BL Well, it is a tremendous subject. It is one that is inexhaustible and it is to affect our hearts.
DWS You get some impression too of God’s feelings in the matter. Someone said He judged the thing He hated most in the One He loved the most. In the way Christ went, He took the full wrath of God and in doing so took our sins out of His sight. It is wonderful.
BL I think it has also been said that He was never more pleasing to the Father than at this moment. He was there in complete obedience and subjection to the will of Another.
MM His sufferings and work are foundational in view of securing everything for God. It was remarked earlier about the time when the Lord began to show to the disciples that He must suffer, in Matthew 16, and it is immediately after He reveals the rock on which He is going to build the assembly, and it is so that He might secure that vv 18, 21.
BL Yes. Without that He would have been in God’s presence as Man forever but alone, but think of the result, what has been secured.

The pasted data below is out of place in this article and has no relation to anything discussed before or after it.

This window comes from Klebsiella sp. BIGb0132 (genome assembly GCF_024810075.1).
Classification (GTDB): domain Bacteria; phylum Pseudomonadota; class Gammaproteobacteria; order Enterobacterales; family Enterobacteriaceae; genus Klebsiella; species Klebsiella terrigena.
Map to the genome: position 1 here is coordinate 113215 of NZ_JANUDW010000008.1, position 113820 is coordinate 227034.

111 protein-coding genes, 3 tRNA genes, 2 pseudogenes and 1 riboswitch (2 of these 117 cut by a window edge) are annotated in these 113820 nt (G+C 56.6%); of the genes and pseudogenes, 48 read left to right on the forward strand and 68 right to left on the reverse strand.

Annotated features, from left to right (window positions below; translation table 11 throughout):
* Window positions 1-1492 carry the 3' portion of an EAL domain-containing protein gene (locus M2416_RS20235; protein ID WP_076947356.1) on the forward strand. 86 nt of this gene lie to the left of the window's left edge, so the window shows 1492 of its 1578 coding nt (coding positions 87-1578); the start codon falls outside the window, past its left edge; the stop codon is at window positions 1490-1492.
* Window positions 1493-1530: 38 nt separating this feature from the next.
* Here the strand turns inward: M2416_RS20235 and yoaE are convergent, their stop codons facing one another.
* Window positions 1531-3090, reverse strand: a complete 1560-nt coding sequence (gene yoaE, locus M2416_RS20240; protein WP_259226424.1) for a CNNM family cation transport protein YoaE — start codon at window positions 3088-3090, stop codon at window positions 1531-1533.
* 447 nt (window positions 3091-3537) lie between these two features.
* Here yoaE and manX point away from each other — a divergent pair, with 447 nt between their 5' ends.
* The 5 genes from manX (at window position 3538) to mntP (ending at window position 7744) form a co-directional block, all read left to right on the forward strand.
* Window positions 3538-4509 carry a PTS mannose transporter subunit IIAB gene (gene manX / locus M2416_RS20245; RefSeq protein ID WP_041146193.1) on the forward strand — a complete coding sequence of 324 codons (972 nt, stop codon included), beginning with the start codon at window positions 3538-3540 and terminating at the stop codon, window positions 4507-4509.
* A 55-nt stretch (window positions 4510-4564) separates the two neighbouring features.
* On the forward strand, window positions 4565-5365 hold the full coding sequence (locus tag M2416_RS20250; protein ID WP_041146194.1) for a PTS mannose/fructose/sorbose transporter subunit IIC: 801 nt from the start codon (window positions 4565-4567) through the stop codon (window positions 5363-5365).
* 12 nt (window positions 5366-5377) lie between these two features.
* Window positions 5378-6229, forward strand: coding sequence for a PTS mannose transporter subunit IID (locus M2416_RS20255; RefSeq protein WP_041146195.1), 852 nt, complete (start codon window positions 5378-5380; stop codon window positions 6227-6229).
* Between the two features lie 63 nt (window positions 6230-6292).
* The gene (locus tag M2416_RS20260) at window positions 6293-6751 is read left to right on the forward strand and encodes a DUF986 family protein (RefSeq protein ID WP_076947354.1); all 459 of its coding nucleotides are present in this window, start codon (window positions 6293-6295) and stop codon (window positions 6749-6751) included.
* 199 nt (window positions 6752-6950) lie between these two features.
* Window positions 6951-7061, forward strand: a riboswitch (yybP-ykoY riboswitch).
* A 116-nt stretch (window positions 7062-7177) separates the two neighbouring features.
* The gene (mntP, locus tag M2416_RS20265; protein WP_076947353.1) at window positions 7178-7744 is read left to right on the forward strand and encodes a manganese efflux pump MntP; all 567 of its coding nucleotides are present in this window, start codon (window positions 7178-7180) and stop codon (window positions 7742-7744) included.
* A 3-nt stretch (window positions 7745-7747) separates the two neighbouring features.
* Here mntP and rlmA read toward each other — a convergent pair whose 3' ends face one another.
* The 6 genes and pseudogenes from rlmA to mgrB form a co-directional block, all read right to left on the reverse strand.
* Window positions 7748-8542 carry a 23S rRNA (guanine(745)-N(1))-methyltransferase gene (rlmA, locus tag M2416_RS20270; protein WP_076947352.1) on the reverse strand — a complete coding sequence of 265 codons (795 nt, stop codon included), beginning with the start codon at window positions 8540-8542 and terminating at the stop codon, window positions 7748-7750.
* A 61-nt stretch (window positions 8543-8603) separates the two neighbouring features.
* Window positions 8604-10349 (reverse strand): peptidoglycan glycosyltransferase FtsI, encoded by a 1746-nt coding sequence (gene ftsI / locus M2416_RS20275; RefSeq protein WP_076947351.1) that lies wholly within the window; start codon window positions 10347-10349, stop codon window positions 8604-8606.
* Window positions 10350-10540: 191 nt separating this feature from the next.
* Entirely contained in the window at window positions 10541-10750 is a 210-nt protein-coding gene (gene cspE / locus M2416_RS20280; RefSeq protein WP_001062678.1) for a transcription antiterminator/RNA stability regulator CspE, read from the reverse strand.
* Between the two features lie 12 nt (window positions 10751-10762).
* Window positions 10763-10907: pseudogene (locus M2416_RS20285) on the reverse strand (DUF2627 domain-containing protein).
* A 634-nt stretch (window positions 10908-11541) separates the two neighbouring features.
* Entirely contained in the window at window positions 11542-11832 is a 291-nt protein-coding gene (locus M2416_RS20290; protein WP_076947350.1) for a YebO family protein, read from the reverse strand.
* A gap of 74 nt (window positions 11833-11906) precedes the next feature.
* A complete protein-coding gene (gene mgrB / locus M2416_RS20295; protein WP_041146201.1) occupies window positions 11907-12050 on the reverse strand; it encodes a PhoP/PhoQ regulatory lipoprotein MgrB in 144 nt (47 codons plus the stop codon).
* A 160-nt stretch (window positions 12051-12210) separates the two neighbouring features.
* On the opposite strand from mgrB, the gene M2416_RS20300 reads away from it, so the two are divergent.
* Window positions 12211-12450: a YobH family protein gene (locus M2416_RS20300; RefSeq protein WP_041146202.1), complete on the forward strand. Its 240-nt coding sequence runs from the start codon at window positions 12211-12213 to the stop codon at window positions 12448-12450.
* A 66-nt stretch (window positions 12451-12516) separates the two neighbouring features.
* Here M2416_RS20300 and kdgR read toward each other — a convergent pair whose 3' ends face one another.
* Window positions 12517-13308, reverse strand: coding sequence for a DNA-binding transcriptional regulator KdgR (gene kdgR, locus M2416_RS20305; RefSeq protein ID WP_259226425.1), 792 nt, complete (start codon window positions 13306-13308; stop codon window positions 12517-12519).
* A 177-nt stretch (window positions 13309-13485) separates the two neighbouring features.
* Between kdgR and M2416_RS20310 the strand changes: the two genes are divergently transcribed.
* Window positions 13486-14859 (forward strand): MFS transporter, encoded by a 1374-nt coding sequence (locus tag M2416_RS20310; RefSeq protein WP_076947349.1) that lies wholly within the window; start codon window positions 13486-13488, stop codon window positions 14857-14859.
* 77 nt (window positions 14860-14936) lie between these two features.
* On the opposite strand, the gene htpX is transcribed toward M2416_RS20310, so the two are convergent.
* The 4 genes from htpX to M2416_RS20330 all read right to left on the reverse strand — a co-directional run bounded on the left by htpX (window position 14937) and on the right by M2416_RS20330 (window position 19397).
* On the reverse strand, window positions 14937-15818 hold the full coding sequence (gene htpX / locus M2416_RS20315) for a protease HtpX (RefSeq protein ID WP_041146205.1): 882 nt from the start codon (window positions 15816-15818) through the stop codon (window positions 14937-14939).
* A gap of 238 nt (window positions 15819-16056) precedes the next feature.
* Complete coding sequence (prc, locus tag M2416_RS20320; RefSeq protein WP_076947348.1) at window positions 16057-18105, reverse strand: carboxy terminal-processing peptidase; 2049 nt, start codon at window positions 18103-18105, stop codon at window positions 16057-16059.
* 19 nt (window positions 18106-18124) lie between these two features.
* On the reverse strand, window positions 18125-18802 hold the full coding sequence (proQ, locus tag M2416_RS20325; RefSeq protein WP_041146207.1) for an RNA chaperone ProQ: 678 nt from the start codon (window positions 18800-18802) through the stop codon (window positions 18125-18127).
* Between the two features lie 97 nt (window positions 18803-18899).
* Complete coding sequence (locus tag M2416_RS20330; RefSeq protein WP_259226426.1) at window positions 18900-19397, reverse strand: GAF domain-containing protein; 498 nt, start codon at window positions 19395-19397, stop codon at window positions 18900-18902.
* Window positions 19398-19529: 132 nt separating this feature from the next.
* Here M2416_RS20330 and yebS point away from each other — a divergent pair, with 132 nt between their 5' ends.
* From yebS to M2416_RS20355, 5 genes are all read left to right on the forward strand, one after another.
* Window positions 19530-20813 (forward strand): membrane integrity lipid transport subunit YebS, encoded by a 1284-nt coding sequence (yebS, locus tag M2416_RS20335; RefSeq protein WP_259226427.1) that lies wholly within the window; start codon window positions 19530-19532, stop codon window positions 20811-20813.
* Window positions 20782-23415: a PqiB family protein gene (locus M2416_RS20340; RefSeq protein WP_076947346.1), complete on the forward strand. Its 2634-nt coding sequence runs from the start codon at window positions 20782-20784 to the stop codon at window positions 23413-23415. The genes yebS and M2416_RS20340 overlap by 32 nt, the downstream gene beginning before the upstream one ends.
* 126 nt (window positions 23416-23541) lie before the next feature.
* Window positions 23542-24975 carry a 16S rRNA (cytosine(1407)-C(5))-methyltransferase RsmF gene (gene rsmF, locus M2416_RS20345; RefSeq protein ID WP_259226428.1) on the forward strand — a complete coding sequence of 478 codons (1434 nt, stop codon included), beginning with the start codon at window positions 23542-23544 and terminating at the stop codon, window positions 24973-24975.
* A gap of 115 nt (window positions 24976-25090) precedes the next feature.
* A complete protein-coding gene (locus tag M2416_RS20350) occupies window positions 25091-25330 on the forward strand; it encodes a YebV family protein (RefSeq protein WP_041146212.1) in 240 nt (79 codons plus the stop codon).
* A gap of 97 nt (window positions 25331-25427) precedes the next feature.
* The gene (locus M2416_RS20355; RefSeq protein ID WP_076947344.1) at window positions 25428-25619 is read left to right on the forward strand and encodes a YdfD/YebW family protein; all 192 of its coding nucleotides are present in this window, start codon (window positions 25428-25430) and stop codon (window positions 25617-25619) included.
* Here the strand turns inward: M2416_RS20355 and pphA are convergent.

Well, I trust we may be affected and our hearts may be softened as we consider that the Lord had to go this way for me.
RB Mr Darby was asked the question as to what the Lord was thinking about fallen humanity when He made this cry. Mr Darby said, ‘No, He was thinking about His God’ but, he added, ‘God was thinking about you and me’.
BL I wondered about that. The Lord knew the answer to this, did He not, and He knew why He was being forsaken, but He asks this question. Do you think it was so that those that would hear have written it down for us to affect us as to the distance, the depth, what it involved for the Lord to be forsaken of God.
GG The words are given us in the original, the very words the Lord Himself used on the cross.
BL Yes. There are a few instances where that is the case, but here is one that stands out, the very words of the Lord Himself. So the Lord knows when the matter is finished, does He not? He had authority to lay down His life and that is what He does. The matter is complete. He knows that that cup has been drained, the very last drop has been drained, the cup of God’s wrath.
14th October 2006